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EcoSwitch: A frog design concept liberates cluttered kitchen counters from bulky, wasteful appliances

 

The average, postage stamp-sized urban kitchen is a very inefficient use of space, as most New Yorkers will tell you. Sitting on the counter, in all their oversized glory, are any number of machines that grind, puree, juice, cook, brew and occupy valuable kitchen real estate. Each of these machines has its own motor, power supply and controls, and each is doing its own thing independently of the other. “It’s a very fractured environment, a redundant combination of one-off systems that don’t talk to each other,” says Jonas Damon, frog creative director. 

What if all those appliances could be reduced to a single device, with everything stripped away except for one motor, power supply, and control panel? That was the challenge to frog designers as they developed the EcoSwitch concept for long time frog client General Electric, the industrial giant that also produces small and large kitchen appliances. While frog has worked with GE mostly on digital projects, this was an opportunity to think about a physical product for the kitchen through the lens of the company’s Ecomagination program. 

The kitchen was a good choice because it is a platform for meals and nourishment as well as the hearth of family life – one that lacks, however, a smartphone-like ability to combine various functions into one multi-functional device. The ultimate aim of EcoSwitch, Damon explains, “was to create one device that, with help of sophisticated technology, does many things well while eliminating duplication and saving energy.” 

 

EcoSwitch has two components: the base station, or hub, and different vessels that function as kettle, blender, slow cooker and coffee maker. The hub is based on induction heating, a technology GE offers in premium appliances that uses electromagnetic energy to stimulate molecules (there’s no heat loss through layers of material, as the technology turns the pots themselves into the heating elements).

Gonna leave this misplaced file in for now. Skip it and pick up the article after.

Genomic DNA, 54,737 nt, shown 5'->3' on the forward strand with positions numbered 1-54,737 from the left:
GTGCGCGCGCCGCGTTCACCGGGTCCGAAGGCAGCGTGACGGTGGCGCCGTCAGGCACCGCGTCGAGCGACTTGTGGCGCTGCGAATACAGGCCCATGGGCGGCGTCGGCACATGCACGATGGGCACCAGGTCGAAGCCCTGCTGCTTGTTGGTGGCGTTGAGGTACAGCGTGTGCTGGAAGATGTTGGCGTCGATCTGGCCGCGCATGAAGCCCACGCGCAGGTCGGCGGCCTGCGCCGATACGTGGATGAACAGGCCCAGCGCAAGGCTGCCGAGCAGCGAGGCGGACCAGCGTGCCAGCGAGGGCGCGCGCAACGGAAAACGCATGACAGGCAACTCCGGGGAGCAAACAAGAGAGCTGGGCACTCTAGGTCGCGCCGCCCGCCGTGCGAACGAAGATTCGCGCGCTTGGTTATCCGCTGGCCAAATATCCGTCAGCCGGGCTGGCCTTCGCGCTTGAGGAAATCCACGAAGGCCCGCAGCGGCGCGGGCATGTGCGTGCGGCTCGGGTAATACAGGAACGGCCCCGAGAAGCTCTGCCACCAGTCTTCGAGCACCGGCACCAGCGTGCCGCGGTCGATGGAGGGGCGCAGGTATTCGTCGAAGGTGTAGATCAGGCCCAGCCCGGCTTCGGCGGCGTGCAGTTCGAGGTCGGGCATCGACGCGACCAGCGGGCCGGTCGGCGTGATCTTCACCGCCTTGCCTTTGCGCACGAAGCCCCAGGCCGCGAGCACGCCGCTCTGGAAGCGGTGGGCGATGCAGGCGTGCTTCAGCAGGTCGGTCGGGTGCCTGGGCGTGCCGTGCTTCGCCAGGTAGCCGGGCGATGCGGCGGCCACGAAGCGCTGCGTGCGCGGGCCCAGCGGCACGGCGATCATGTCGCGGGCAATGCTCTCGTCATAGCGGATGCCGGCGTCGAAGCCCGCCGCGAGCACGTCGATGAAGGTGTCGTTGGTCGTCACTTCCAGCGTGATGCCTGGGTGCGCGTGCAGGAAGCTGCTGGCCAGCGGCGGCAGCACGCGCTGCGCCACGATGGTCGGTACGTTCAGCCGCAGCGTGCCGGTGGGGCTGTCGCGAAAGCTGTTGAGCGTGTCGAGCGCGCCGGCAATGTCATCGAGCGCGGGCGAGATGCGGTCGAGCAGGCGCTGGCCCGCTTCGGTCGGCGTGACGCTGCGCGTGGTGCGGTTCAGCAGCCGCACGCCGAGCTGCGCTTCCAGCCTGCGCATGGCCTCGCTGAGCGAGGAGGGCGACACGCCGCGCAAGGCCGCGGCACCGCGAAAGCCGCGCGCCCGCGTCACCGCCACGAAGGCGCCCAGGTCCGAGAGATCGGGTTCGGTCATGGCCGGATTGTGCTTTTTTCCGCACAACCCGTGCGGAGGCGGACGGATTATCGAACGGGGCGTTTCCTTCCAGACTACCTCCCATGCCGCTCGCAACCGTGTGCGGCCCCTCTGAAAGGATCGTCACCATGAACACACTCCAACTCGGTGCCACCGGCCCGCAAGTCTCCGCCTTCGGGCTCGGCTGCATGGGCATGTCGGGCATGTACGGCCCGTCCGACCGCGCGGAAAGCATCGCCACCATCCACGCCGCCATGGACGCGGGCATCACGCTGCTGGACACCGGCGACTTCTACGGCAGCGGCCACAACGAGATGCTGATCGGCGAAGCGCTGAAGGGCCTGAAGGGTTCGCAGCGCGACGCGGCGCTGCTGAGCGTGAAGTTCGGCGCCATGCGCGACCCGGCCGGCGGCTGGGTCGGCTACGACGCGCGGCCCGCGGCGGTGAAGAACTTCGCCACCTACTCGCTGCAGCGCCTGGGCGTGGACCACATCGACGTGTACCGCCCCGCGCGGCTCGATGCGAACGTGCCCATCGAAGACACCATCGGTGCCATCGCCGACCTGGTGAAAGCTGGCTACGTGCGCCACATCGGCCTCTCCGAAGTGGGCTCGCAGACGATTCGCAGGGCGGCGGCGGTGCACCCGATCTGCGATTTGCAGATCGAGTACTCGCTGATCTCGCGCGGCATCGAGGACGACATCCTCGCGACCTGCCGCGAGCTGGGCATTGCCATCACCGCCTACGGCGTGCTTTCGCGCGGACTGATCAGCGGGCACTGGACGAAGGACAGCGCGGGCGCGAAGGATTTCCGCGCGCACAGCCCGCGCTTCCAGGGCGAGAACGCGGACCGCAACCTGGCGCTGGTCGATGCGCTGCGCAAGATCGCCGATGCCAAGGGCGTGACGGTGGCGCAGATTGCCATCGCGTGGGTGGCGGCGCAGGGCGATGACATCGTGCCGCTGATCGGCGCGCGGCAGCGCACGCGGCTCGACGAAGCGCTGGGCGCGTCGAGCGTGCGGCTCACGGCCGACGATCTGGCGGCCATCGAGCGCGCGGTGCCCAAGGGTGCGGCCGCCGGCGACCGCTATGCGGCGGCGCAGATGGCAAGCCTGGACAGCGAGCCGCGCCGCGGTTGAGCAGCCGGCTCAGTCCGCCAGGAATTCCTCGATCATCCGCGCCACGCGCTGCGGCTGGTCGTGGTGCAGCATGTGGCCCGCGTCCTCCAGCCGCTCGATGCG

Embedded in each vessel is a unique RFID tag, which communicates the unique function to the hub. When placed on the hub, the OLED display immediately shows only the touch controls relevant to that vessel’s specific function: a kettle, for example, will only show the user on-off buttons; a blender will show variable speed controls and a pulse function. In this way, the multi-functional EcoSwitch automatically behaves like a dedicated appliance each time it is used, no matter which vessel is placed on the hub.

EcoSwitch reflects a broader shift in kitchen design toward sleeker, more unobtrusive spaces. Appliances large and small are hidden and islands gone; the kitchen is flush with the wall, or set in a hallway that flows into the living room and blends with the décor. “The kitchen has taken on a greater role in our lives but rather than becoming larger it is being absorbed into our living quarters, with a smaller, more eco-friendly footprint,” Damon says.

This minimalist approach is reflected in the design of the EcoSwitch hub and vessels. Clad in a contemporary, reflective metal enclosure, the hub is similar to many our favorite consumer electronic products. The vessels are traditional iconic forms, now devoid of mechanical parts, that are easy for users to recognize based on their function.

An appliance-free kitchen might not appeal to everyone, of course. Many dedicated chefs depend on super-specialized machines to whip up a gourmet meal. But for young urban singles, who are more likely to be casual cooks, a simple and good-looking kitchen device that easily performs many functions might be a compelling design idea.